When you need a new roof, there are plenty of things to consider—choosing the perfect color, selecting a material and style that works best for your home and personal taste, and even sticking to a particular budget. And while all of these decisions matter, there’s an even more important one to consider. What lies under your roof—the attic and how it breathes and is vented—can greatly impact the life of your roof system.
Why it Matters
A balanced attic ventilation system that consists of intake at the eaves, soffits, or fascias of the roof, and exhaust at or near your roof ridge, serves two important functions. First, it allows cool, fresh air to enter into the attic. Second, it allows hot, moist air to escape.
Even though a balanced ventilation system in your attic is crucial for regulating temperature all year round, it’s especially important during the hot summer months, when the sun beats down on the roof and causes the attic to heat up even more. Improper ventilation can contribute to heat and moisture buildup in the attic and can even increase the temperature in your living space. Excessive heat and moisture can cause damage to shingles, wood framing, ceiling, siding, paint, and wallpaper.
Another effect of improper ventilation is that it may increase cooling energy consumption. A hot attic in the summer will cause a rise in a home’s temperature—which homeowners will battle by blasting the air conditioning and fans to keep the living space comfortable. To keep up with the added heat, these units and appliances will need to work even harder to perform, which causes a spike in summer cooling costs.
Ventilation is not just an issue in the hotter months of the year. During the winter season, appliances as well as showers, baths, cooking, and laundry can contribute to extra moisture build-up and water vapor in the attic. When an attic is not properly ventilated, this moisture collects on the underside of the roof. It then condensates and can soak the insulation and reduce your home’s energy efficiency. Excess moisture can also cause damage to the structure of the house, like rotting, and can even attract wood-eating insects like termites.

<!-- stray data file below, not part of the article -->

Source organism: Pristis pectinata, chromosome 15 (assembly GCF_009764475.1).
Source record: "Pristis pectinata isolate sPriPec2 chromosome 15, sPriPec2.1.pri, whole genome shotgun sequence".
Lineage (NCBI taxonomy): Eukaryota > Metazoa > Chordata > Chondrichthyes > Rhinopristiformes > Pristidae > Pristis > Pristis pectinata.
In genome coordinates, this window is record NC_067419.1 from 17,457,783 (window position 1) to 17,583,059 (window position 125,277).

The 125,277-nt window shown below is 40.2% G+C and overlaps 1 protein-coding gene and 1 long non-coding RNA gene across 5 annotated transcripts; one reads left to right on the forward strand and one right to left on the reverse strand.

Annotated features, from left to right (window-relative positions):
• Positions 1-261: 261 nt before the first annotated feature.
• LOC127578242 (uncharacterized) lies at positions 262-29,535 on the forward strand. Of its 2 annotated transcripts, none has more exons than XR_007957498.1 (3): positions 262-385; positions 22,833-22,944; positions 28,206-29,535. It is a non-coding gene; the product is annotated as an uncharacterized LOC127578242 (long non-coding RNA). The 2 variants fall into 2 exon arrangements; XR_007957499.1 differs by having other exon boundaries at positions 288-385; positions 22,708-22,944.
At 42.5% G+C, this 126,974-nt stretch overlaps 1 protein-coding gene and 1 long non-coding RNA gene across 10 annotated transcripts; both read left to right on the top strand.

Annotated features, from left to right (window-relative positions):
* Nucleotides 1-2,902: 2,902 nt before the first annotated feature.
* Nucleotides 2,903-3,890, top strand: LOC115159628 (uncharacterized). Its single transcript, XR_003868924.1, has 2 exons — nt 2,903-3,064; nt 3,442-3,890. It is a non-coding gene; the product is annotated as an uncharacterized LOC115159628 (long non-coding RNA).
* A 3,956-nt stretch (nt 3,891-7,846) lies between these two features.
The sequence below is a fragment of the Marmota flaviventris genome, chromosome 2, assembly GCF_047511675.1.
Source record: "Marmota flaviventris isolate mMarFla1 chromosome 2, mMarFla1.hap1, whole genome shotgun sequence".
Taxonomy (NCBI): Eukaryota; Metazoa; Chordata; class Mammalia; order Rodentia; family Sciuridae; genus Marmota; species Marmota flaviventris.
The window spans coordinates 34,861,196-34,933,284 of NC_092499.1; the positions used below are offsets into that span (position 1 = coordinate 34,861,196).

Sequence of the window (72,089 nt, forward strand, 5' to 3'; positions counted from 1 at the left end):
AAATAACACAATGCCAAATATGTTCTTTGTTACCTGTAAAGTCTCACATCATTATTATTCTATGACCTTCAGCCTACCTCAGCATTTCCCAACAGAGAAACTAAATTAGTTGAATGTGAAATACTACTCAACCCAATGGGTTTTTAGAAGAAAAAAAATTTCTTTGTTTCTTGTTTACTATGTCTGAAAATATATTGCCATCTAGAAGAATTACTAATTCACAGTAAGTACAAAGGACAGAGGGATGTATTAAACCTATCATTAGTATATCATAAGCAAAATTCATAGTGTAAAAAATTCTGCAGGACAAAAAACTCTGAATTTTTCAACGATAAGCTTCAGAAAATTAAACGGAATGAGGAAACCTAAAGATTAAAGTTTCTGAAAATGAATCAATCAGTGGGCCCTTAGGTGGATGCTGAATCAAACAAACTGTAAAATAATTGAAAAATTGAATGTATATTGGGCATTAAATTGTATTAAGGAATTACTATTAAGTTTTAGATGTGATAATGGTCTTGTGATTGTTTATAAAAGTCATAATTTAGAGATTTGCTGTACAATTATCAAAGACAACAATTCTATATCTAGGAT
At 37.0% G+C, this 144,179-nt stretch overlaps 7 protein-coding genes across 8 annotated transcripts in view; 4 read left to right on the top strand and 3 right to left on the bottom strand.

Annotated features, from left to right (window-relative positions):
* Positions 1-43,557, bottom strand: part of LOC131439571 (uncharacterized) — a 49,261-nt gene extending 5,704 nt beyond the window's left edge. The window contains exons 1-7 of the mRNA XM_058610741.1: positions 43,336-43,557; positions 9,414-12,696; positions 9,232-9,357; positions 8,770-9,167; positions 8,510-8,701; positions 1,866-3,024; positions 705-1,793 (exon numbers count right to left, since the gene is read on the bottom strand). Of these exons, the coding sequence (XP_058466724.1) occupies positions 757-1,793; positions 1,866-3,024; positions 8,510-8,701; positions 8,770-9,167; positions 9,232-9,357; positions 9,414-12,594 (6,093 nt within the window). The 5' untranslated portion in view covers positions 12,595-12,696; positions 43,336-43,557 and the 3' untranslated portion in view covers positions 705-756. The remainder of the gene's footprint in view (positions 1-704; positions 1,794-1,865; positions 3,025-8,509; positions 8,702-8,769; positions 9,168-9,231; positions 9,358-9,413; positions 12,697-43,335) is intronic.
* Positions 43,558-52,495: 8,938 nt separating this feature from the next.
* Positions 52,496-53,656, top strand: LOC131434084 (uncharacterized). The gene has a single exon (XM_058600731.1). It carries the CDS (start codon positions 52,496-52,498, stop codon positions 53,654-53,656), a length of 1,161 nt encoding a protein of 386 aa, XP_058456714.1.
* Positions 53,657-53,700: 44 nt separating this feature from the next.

During cold weather in northern climates, improper ventilation can be a factor in the formation of ice dams. This occurs when the snow and ice on a roof melt from an attic that is too warm, then refreezes at the gutters and builds up along the eaves, forming a dam. When it melts, it can cause water to flow under the shingles and down the deck into your home through the walls, windows, and/or ceilings. Proper ventilation allows the necessary cold air to mix and cool the hot air from the house, which slows down the snow melting and helps reduce the risk of ice dam formation.
How You Can Improve Your Attic Ventilation
The U.S. Federal Housing Administration recommends a minimum of at least one square foot of attic ventilation (split evenly between intake and exhaust) for every 300 square feet of attic floor space. This 1/300 rule is general and may not apply to all buildings. It’s typically the minimum recommended standard that should be used for ventilating attics. But make sure you do not over-ventilate, since too much ventilation can be a problem as well. An excess number of roof penetrations can cause leaks and other problems during extreme weather.
If you are not sure if your attic is properly vented, or if you’ve had high cooling and heating bills in the past, now is the time to call a reputable roofing contractor in your area, who will check your attic and roof to determine that you have the proper amount of ventilation your attic requires.
And since windows, doors, and appliances can also waste energy if not addressed or maintained properly, take a further look around the rest of your home to address energy efficiency and keep your home as comfortable as possible. The Department of Energy has some useful tips to help you audit the energy-efficiency of your home and save money.
This guest post was contributed by GAF.
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